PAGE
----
And yet Ruby changes in this passage. Her perceptions become active, personal, dynamic. For a fleeting moment, the pigs aren’t simply a mirror for herself. She’s seeing the pigs, as, well, pigs. They’re beyond metaphor. They aren’t clouded by the expected perceptions of them. They don’t need to be hosed down. And aren’t they a little beautiful, these pigs, leaning into one another, musical, grunting softly? A mother beside her children, safe, tight, in a contained space. And that glow about them, not just any glow, but suffused with red.
It’s ironic that once Ruby sees the pigs as pigs, the pigs seem to move outside space and time. The story is quiet about this second transformation: to do anything more than that would be to break the spell. They’re at the center of the mystery. They’re creatures of another consciousness, beyond language, transcending our capacity to name and understand. They pant not just with life, but with secret life. And that word seems to mean everything here. Secrecy is something to treasure: inexhaustible, vast, and larger than ourselves.
This awful Ruby, whom we’ve been so quick to judge and make fun of, has confounded us again.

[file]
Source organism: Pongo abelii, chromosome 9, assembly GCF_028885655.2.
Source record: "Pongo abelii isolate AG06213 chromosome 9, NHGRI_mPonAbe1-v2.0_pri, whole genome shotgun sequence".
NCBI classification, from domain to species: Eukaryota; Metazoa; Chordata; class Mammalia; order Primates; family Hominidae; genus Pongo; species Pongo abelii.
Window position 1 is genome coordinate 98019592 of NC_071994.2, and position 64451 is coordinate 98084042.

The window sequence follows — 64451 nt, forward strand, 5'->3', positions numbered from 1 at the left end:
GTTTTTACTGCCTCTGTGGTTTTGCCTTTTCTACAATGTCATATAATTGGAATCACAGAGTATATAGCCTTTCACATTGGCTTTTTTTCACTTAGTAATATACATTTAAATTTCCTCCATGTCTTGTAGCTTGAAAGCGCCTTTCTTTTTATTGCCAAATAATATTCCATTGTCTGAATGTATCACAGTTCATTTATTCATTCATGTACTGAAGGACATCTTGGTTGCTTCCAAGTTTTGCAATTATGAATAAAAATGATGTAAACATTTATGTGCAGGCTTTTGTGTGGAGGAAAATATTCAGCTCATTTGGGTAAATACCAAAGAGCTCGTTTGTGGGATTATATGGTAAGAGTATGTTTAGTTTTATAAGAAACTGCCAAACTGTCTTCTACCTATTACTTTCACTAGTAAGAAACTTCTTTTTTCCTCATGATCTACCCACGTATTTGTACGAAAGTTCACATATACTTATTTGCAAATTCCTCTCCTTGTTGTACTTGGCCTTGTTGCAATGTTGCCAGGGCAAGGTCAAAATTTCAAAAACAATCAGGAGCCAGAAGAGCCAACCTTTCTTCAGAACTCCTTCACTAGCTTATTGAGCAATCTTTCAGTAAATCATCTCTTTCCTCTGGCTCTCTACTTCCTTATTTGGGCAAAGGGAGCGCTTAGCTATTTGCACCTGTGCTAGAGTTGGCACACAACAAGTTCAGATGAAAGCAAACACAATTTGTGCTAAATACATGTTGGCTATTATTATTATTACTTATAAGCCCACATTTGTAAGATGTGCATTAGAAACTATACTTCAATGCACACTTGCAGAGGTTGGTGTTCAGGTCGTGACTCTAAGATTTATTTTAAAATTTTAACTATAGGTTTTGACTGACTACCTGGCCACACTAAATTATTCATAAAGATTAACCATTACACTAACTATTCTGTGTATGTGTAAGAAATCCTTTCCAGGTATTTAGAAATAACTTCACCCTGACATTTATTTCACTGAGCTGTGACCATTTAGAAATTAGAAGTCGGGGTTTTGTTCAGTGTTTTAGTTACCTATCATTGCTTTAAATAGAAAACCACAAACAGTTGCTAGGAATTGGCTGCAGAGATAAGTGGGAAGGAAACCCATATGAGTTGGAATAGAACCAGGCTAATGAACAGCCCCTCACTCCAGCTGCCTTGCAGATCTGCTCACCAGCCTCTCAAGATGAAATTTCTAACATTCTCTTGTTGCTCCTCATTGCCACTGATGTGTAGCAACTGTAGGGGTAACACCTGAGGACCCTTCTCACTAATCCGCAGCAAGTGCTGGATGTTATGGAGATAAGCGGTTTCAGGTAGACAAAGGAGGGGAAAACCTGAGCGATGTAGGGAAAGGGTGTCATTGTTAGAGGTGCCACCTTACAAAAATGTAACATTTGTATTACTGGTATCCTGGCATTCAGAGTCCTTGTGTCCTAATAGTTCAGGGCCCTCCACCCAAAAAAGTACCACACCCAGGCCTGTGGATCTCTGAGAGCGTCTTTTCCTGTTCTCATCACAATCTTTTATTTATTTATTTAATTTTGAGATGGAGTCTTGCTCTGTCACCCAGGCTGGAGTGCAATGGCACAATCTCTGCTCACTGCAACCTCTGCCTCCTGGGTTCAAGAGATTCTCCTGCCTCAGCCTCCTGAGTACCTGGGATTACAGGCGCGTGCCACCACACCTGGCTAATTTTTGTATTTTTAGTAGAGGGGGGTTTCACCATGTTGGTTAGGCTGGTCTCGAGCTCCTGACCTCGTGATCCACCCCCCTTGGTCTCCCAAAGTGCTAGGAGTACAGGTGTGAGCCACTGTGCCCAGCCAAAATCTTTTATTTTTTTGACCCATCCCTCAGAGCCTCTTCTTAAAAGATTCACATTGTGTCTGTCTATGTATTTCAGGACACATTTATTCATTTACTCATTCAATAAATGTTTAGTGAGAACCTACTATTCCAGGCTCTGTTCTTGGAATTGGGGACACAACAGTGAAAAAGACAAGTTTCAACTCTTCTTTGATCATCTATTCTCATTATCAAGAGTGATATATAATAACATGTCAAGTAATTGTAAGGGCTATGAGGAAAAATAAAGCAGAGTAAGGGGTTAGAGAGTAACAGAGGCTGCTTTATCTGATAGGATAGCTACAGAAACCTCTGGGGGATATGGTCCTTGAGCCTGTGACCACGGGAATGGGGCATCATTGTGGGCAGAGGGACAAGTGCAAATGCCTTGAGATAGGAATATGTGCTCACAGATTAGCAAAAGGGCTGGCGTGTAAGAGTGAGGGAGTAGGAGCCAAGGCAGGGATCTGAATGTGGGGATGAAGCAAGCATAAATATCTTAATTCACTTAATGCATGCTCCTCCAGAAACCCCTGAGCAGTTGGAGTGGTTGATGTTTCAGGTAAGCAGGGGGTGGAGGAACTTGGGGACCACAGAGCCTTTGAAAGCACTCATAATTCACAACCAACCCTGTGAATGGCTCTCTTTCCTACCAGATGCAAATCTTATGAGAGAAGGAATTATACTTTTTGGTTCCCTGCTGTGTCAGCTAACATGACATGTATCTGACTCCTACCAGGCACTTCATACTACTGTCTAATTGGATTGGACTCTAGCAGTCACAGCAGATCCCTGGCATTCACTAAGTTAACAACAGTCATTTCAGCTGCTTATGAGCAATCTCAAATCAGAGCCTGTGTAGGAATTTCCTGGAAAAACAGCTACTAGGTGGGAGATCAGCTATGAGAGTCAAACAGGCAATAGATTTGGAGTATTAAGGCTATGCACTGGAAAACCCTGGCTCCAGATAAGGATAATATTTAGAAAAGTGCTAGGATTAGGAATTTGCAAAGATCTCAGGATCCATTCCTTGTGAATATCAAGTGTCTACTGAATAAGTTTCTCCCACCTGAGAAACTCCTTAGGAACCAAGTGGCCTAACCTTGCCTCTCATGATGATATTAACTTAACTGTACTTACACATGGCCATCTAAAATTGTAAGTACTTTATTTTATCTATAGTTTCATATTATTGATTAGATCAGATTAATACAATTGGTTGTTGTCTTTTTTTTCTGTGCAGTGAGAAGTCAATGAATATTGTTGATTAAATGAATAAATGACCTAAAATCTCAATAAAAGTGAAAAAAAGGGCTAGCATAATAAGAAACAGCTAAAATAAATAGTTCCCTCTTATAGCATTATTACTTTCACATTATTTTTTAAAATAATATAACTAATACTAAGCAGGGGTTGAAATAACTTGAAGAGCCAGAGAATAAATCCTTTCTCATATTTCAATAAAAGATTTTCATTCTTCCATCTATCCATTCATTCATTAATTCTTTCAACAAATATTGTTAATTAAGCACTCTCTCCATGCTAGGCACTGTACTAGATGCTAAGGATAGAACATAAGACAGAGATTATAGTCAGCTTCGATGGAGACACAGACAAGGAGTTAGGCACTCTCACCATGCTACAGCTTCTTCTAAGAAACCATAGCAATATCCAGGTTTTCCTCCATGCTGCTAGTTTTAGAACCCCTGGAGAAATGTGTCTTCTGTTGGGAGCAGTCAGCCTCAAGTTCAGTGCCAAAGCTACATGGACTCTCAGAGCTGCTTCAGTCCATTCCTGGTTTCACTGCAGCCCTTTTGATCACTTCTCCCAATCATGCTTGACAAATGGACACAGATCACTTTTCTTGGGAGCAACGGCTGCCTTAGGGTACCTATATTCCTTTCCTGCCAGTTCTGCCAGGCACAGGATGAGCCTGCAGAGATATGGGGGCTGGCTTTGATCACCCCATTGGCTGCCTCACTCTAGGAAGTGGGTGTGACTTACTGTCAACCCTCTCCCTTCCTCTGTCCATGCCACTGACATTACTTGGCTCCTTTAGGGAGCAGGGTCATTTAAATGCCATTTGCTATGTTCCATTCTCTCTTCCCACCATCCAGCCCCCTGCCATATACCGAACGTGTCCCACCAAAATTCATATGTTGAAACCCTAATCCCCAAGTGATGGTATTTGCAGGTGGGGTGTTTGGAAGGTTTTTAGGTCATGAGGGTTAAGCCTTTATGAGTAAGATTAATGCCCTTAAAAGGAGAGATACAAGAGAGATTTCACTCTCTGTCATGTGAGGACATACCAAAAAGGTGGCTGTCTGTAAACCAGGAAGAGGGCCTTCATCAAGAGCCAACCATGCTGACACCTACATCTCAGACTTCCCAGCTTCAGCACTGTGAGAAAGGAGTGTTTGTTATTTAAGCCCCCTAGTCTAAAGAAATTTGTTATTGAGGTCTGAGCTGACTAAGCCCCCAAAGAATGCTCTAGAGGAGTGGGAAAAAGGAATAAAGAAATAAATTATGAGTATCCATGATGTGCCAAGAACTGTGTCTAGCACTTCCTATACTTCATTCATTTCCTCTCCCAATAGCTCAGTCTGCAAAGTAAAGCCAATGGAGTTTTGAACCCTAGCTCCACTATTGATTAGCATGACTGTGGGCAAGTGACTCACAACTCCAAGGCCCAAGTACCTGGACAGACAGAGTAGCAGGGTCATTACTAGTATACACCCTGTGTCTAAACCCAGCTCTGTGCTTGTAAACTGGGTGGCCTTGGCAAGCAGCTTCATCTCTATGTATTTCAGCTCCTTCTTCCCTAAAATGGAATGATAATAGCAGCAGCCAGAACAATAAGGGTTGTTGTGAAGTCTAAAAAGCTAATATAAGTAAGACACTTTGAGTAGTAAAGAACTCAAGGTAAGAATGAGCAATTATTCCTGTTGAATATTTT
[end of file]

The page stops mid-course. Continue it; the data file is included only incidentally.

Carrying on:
It’s so easy to simplify O’Connor, to see the stories as little punishment machines that intend to flatten the characters until they behave as they’re supposed to. Even sophisticated readers are prone to missing out on all the nuances in the work. The aim of these stories is certainly satirical, but that’s only part of the plan. Her characters always have the capacity to morph, not just once but many times, and that’s the lesson I take into myself: into my own writing, and into what I value about the work of other writers who matter to me. That people, no matter how inert they seem to be, contain the capacity to surprise us, to change.
Growth doesn’t happen without destruction—that one too. To miss out on that fact is to miss out on everything. Yes, O’Connor destroys some of her characters—subjects them to humiliation, degradation, violence. But maybe that’s because she understands human stubbornness, how we cling to our limitations until events of great force alter us. Maybe this attitude stems from her Christian vision—of a savior made holy through the horrors of crucifixion—or from the plight of her own tormented body, tortured by illness for much of her too-short life. In any case, O’Connor shatters her characters so they can see.
If Ruby Turpin stayed rooted in her horribleness, the story would be small and mean, a minor curiosity, not really worthy of our extended consideration. Instead we have something riskier and more volatile. O’Connor’s stories seem to start out small, realist, and regional, but it’s a fake-out: She knows that, ultimately, she’ll shake her characters to the core, and in the process challenge us. A narrative, when it’s really alive, will always disturb you when you’re there to seek comfort, and sing in two contrary voices when you just want to hear a single, pure melody. But it is impossible not to be lifted by such a strange and beautiful animal. Lifted and destroyed.